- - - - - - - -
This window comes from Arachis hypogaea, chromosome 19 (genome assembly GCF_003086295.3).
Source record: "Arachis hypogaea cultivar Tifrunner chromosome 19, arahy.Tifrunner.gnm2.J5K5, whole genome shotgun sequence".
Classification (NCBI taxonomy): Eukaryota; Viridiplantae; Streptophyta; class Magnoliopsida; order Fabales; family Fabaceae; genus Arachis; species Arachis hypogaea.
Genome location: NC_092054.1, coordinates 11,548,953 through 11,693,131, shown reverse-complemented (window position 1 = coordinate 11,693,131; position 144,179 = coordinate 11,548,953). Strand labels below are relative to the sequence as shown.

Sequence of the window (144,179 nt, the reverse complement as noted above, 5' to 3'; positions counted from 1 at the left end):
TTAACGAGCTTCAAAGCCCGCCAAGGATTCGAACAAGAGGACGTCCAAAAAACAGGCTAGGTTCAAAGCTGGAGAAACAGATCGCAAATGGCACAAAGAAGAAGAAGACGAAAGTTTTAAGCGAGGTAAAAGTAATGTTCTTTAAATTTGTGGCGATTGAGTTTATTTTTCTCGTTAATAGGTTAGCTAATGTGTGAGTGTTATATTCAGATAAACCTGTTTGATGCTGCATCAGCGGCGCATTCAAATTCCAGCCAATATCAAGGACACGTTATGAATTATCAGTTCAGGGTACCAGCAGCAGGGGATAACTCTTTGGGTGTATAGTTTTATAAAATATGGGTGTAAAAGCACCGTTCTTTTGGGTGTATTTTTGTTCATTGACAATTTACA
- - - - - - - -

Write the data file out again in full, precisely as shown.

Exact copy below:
This window comes from Arachis hypogaea, chromosome 19 (genome assembly GCF_003086295.3).
Source record: "Arachis hypogaea cultivar Tifrunner chromosome 19, arahy.Tifrunner.gnm2.J5K5, whole genome shotgun sequence".
Classification (NCBI taxonomy): Eukaryota; Viridiplantae; Streptophyta; class Magnoliopsida; order Fabales; family Fabaceae; genus Arachis; species Arachis hypogaea.
Genome location: NC_092054.1, coordinates 11,548,953 through 11,693,131, shown reverse-complemented (window position 1 = coordinate 11,693,131; position 144,179 = coordinate 11,548,953). Strand labels below are relative to the sequence as shown.

Sequence of the window (144,179 nt, the reverse complement as noted above, 5' to 3'; positions counted from 1 at the left end):
TTAACGAGCTTCAAAGCCCGCCAAGGATTCGAACAAGAGGACGTCCAAAAAACAGGCTAGGTTCAAAGCTGGAGAAACAGATCGCAAATGGCACAAAGAAGAAGAAGACGAAAGTTTTAAGCGAGGTAAAAGTAATGTTCTTTAAATTTGTGGCGATTGAGTTTATTTTTCTCGTTAATAGGTTAGCTAATGTGTGAGTGTTATATTCAGATAAACCTGTTTGATGCTGCATCAGCGGCGCATTCAAATTCCAGCCAATATCAAGGACACGTTATGAATTATCAGTTCAGGGTACCAGCAGCAGGGGATAACTCTTTGGGTGTATAGTTTTATAAAATATGGGTGTAAAAGCACCGTTCTTTTGGGTGTATTTTTGTTCATTGACAATTTACA